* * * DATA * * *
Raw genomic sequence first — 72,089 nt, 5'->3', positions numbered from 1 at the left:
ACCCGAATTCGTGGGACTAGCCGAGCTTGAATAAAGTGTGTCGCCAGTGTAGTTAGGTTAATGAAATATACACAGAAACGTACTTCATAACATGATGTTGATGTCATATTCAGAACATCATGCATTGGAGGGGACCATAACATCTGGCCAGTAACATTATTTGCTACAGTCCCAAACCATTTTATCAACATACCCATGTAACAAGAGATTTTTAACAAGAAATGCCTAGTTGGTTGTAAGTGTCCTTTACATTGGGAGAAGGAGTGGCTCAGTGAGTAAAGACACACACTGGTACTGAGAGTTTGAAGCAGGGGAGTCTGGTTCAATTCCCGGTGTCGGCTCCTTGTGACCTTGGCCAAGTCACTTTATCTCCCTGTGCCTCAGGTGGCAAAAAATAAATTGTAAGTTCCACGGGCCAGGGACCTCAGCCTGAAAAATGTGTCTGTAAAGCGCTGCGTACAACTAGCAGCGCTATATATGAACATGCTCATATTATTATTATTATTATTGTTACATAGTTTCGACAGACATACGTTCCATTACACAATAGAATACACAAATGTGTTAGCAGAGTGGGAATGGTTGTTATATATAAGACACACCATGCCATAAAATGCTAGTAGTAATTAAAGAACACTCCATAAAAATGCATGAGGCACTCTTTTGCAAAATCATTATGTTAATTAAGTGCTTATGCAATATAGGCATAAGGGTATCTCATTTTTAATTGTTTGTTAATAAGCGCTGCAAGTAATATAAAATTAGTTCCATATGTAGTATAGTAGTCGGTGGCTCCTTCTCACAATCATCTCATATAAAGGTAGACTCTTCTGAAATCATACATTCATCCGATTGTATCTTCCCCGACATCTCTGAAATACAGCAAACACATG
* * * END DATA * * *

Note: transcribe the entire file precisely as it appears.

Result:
Raw genomic sequence first — 72,089 nt, 5'->3', positions numbered from 1 at the left:
ACCCGAATTCGTGGGACTAGCCGAGCTTGAATAAAGTGTGTCGCCAGTGTAGTTAGGTTAATGAAATATACACAGAAACGTACTTCATAACATGATGTTGATGTCATATTCAGAACATCATGCATTGGAGGGGACCATAACATCTGGCCAGTAACATTATTTGCTACAGTCCCAAACCATTTTATCAACATACCCATGTAACAAGAGATTTTTAACAAGAAATGCCTAGTTGGTTGTAAGTGTCCTTTACATTGGGAGAAGGAGTGGCTCAGTGAGTAAAGACACACACTGGTACTGAGAGTTTGAAGCAGGGGAGTCTGGTTCAATTCCCGGTGTCGGCTCCTTGTGACCTTGGCCAAGTCACTTTATCTCCCTGTGCCTCAGGTGGCAAAAAATAAATTGTAAGTTCCACGGGCCAGGGACCTCAGCCTGAAAAATGTGTCTGTAAAGCGCTGCGTACAACTAGCAGCGCTATATATGAACATGCTCATATTATTATTATTATTATTGTTACATAGTTTCGACAGACATACGTTCCATTACACAATAGAATACACAAATGTGTTAGCAGAGTGGGAATGGTTGTTATATATAAGACACACCATGCCATAAAATGCTAGTAGTAATTAAAGAACACTCCATAAAAATGCATGAGGCACTCTTTTGCAAAATCATTATGTTAATTAAGTGCTTATGCAATATAGGCATAAGGGTATCTCATTTTTAATTGTTTGTTAATAAGCGCTGCAAGTAATATAAAATTAGTTCCATATGTAGTATAGTAGTCGGTGGCTCCTTCTCACAATCATCTCATATAAAGGTAGACTCTTCTGAAATCATACATTCATCCGATTGTATCTTCCCCGACATCTCTGAAATACAGCAAACACATG